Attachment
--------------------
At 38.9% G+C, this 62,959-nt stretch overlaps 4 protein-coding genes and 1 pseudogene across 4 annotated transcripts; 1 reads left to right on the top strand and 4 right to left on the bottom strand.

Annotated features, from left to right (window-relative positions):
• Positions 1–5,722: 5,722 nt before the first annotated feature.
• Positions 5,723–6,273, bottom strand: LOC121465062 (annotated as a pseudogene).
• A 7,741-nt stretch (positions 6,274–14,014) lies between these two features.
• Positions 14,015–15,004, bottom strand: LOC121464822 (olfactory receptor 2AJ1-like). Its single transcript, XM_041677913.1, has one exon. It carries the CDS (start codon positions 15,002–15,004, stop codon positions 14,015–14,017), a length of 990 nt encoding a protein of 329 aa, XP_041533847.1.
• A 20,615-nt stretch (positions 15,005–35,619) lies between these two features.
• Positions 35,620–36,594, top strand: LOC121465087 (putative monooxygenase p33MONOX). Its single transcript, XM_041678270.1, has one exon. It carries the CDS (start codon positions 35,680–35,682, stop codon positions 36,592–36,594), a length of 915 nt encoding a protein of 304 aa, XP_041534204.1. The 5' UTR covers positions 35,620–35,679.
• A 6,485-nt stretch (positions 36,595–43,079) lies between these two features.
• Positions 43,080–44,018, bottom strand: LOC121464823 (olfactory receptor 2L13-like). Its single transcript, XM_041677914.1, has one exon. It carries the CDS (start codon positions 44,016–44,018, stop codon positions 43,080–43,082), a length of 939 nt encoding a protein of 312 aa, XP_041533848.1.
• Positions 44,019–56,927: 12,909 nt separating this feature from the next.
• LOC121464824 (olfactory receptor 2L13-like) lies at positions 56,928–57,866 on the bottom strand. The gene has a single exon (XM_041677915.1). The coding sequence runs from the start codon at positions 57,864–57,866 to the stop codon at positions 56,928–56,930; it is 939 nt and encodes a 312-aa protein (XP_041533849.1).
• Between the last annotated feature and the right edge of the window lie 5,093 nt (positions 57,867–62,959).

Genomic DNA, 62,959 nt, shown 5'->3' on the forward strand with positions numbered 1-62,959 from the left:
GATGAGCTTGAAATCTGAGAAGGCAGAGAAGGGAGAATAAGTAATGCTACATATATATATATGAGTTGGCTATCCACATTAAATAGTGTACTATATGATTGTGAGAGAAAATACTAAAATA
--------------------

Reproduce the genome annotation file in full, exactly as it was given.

At 38.9% G+C, this 62,959-nt stretch overlaps 4 protein-coding genes and 1 pseudogene across 4 annotated transcripts; 1 reads left to right on the top strand and 4 right to left on the bottom strand.

Annotated features, from left to right (window-relative positions):
• Positions 1–5,722: 5,722 nt before the first annotated feature.
• Positions 5,723–6,273, bottom strand: LOC121465062 (annotated as a pseudogene).
• A 7,741-nt stretch (positions 6,274–14,014) lies between these two features.
• Positions 14,015–15,004, bottom strand: LOC121464822 (olfactory receptor 2AJ1-like). Its single transcript, XM_041677913.1, has one exon. It carries the CDS (start codon positions 15,002–15,004, stop codon positions 14,015–14,017), a length of 990 nt encoding a protein of 329 aa, XP_041533847.1.
• A 20,615-nt stretch (positions 15,005–35,619) lies between these two features.
• Positions 35,620–36,594, top strand: LOC121465087 (putative monooxygenase p33MONOX). Its single transcript, XM_041678270.1, has one exon. It carries the CDS (start codon positions 35,680–35,682, stop codon positions 36,592–36,594), a length of 915 nt encoding a protein of 304 aa, XP_041534204.1. The 5' UTR covers positions 35,620–35,679.
• A 6,485-nt stretch (positions 36,595–43,079) lies between these two features.
• Positions 43,080–44,018, bottom strand: LOC121464823 (olfactory receptor 2L13-like). Its single transcript, XM_041677914.1, has one exon. It carries the CDS (start codon positions 44,016–44,018, stop codon positions 43,080–43,082), a length of 939 nt encoding a protein of 312 aa, XP_041533848.1.
• Positions 44,019–56,927: 12,909 nt separating this feature from the next.
• LOC121464824 (olfactory receptor 2L13-like) lies at positions 56,928–57,866 on the bottom strand. The gene has a single exon (XM_041677915.1). The coding sequence runs from the start codon at positions 57,864–57,866 to the stop codon at positions 56,928–56,930; it is 939 nt and encodes a 312-aa protein (XP_041533849.1).
• Between the last annotated feature and the right edge of the window lie 5,093 nt (positions 57,867–62,959).

Genomic DNA, 62,959 nt, shown 5'->3' on the forward strand with positions numbered 1-62,959 from the left:
GATGAGCTTGAAATCTGAGAAGGCAGAGAAGGGAGAATAAGTAATGCTACATATATATATATGAGTTGGCTATCCACATTAAATAGTGTACTATATGATTGTGAGAGAAAATACTAAAATA